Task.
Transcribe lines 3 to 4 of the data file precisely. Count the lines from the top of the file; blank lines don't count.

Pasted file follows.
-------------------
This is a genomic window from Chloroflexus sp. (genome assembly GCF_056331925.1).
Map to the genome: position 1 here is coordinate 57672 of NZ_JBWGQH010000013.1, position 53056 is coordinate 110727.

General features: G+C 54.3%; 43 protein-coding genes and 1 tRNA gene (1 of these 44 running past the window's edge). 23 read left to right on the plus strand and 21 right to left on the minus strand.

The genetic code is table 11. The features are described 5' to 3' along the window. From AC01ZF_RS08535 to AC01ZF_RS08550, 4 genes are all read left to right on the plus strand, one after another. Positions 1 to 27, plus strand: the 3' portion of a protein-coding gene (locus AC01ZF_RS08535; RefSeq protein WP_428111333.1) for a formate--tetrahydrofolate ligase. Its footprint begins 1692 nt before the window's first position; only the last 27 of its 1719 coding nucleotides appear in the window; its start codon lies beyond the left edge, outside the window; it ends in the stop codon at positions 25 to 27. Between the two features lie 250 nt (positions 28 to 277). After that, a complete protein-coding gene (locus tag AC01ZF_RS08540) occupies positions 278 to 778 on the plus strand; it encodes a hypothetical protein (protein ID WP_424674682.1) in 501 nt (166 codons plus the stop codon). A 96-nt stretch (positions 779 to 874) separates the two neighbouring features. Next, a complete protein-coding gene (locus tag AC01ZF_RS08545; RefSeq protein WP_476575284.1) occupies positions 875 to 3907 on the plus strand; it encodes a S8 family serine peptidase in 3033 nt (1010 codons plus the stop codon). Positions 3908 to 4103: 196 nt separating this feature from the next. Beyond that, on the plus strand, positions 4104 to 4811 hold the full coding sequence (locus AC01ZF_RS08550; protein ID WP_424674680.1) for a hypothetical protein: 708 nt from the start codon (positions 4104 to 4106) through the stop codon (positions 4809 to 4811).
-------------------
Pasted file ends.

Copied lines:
General features: G+C 54.3%; 43 protein-coding genes and 1 tRNA gene (1 of these 44 running past the window's edge). 23 read left to right on the plus strand and 21 right to left on the minus strand.

The genetic code is table 11. The features are described 5' to 3' along the window. From AC01ZF_RS08535 to AC01ZF_RS08550, 4 genes are all read left to right on the plus strand, one after another. Positions 1 to 27, plus strand: the 3' portion of a protein-coding gene (locus AC01ZF_RS08535; RefSeq protein WP_428111333.1) for a formate--tetrahydrofolate ligase. Its footprint begins 1692 nt before the window's first position; only the last 27 of its 1719 coding nucleotides appear in the window; its start codon lies beyond the left edge, outside the window; it ends in the stop codon at positions 25 to 27. Between the two features lie 250 nt (positions 28 to 277). After that, a complete protein-coding gene (locus tag AC01ZF_RS08540) occupies positions 278 to 778 on the plus strand; it encodes a hypothetical protein (protein ID WP_424674682.1) in 501 nt (166 codons plus the stop codon). A 96-nt stretch (positions 779 to 874) separates the two neighbouring features. Next, a complete protein-coding gene (locus tag AC01ZF_RS08545; RefSeq protein WP_476575284.1) occupies positions 875 to 3907 on the plus strand; it encodes a S8 family serine peptidase in 3033 nt (1010 codons plus the stop codon). Positions 3908 to 4103: 196 nt separating this feature from the next. Beyond that, on the plus strand, positions 4104 to 4811 hold the full coding sequence (locus AC01ZF_RS08550; protein ID WP_424674680.1) for a hypothetical protein: 708 nt from the start codon (positions 4104 to 4106) through the stop codon (positions 4809 to 4811).